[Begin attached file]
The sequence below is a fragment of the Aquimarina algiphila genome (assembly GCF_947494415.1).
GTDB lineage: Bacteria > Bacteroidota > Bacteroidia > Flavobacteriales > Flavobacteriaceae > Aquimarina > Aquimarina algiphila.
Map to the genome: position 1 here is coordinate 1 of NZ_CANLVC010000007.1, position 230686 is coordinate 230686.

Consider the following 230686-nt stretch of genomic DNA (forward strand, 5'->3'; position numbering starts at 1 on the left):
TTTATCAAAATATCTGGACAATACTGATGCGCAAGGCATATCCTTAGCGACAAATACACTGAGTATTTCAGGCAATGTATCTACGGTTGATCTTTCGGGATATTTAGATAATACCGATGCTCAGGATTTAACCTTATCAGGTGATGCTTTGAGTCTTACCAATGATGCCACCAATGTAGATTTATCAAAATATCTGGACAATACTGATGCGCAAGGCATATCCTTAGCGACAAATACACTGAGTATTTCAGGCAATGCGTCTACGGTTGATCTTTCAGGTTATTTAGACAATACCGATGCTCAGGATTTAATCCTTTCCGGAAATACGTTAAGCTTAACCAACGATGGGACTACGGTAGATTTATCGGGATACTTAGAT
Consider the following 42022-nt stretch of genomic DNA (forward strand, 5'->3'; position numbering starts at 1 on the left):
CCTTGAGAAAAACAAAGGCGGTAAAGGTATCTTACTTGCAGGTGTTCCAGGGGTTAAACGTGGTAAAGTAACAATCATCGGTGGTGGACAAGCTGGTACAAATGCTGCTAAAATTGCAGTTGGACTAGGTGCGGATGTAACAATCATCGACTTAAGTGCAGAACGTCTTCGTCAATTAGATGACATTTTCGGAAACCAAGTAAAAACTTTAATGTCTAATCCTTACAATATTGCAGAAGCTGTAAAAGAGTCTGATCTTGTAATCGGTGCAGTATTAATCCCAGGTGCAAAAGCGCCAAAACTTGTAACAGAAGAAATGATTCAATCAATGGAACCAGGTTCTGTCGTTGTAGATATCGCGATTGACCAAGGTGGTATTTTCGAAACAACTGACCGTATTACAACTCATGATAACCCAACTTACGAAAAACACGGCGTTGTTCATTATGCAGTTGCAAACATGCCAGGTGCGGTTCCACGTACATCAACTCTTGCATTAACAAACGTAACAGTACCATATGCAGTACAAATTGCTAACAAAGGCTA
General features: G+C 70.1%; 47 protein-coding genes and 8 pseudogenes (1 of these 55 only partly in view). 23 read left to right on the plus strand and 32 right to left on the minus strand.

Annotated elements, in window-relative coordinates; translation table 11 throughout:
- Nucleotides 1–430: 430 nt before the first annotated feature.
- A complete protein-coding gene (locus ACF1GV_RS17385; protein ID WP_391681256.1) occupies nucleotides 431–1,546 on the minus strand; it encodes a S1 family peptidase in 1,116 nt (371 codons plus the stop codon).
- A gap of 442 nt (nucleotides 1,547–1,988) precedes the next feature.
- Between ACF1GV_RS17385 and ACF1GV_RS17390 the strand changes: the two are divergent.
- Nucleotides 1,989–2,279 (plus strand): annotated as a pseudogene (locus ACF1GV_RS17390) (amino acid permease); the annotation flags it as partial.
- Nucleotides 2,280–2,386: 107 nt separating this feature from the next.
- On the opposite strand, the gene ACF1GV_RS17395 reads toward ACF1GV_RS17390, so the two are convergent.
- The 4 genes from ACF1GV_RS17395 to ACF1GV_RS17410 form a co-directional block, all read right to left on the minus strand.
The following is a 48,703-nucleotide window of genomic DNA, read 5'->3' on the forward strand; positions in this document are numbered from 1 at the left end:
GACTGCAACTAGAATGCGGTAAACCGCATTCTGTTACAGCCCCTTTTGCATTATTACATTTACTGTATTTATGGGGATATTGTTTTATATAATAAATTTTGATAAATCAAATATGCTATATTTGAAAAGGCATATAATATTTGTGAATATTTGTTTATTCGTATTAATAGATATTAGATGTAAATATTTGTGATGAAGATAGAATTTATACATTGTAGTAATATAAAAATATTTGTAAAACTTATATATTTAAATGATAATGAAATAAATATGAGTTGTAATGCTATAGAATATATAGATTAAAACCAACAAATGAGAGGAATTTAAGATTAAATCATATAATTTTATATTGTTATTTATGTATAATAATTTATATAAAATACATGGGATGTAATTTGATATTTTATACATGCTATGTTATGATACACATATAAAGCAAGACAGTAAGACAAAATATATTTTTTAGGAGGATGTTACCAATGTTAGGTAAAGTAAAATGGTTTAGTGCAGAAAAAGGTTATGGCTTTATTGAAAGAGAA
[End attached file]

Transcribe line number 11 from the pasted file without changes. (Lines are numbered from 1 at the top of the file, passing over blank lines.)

- A complete protein-coding gene (locus ACF1GV_RS17385; protein ID WP_391681256.1) occupies nucleotides 431–1,546 on the minus strand; it encodes a S1 family peptidase in 1,116 nt (371 codons plus the stop codon).